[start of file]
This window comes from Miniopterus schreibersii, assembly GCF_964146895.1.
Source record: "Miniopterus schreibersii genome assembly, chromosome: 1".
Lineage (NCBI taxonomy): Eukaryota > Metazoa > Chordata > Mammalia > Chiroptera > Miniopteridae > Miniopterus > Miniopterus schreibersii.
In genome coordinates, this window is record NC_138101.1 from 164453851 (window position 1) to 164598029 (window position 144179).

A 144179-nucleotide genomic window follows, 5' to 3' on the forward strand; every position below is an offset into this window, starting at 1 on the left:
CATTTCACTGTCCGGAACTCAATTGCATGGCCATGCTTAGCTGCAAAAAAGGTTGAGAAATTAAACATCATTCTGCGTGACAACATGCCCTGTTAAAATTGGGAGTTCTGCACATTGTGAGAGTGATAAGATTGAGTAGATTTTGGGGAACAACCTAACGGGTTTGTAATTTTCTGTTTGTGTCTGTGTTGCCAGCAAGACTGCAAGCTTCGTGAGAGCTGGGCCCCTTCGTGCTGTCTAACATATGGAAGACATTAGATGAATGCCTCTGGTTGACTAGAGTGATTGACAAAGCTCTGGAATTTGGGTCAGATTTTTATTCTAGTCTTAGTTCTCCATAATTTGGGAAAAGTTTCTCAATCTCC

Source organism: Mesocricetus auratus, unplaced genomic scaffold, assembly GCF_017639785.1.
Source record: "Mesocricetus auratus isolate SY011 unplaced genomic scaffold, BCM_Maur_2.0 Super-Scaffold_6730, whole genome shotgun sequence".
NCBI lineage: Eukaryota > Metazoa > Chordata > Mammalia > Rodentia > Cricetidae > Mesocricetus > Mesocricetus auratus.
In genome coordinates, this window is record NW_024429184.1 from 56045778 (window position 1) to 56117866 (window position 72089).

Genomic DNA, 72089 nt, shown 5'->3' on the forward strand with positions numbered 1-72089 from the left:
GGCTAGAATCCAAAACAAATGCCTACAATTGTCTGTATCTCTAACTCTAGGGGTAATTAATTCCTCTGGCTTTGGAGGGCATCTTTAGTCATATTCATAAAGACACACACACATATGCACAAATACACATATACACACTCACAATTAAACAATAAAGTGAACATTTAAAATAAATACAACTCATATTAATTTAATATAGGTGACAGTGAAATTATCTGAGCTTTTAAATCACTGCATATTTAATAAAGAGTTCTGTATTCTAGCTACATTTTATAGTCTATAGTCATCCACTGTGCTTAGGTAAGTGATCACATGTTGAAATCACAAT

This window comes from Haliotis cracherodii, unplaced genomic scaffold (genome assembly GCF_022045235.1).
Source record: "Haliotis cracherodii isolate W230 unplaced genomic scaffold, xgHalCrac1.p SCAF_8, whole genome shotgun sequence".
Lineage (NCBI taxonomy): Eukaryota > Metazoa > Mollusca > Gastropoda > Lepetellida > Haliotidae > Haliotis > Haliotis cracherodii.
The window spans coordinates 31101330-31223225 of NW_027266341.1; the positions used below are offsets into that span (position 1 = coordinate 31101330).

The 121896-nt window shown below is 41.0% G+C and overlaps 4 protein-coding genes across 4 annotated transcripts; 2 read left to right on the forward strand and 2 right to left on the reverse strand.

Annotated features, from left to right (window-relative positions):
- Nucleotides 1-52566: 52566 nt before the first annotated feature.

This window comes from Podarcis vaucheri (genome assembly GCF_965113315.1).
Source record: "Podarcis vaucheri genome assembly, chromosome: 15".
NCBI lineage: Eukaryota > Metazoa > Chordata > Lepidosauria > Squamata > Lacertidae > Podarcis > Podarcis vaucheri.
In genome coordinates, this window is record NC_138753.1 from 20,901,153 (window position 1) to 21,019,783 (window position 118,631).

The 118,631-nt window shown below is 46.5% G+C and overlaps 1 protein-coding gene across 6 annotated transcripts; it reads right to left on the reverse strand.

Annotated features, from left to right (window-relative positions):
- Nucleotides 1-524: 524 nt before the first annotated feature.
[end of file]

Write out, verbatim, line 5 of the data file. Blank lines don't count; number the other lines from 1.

A 144179-nucleotide genomic window follows, 5' to 3' on the forward strand; every position below is an offset into this window, starting at 1 on the left: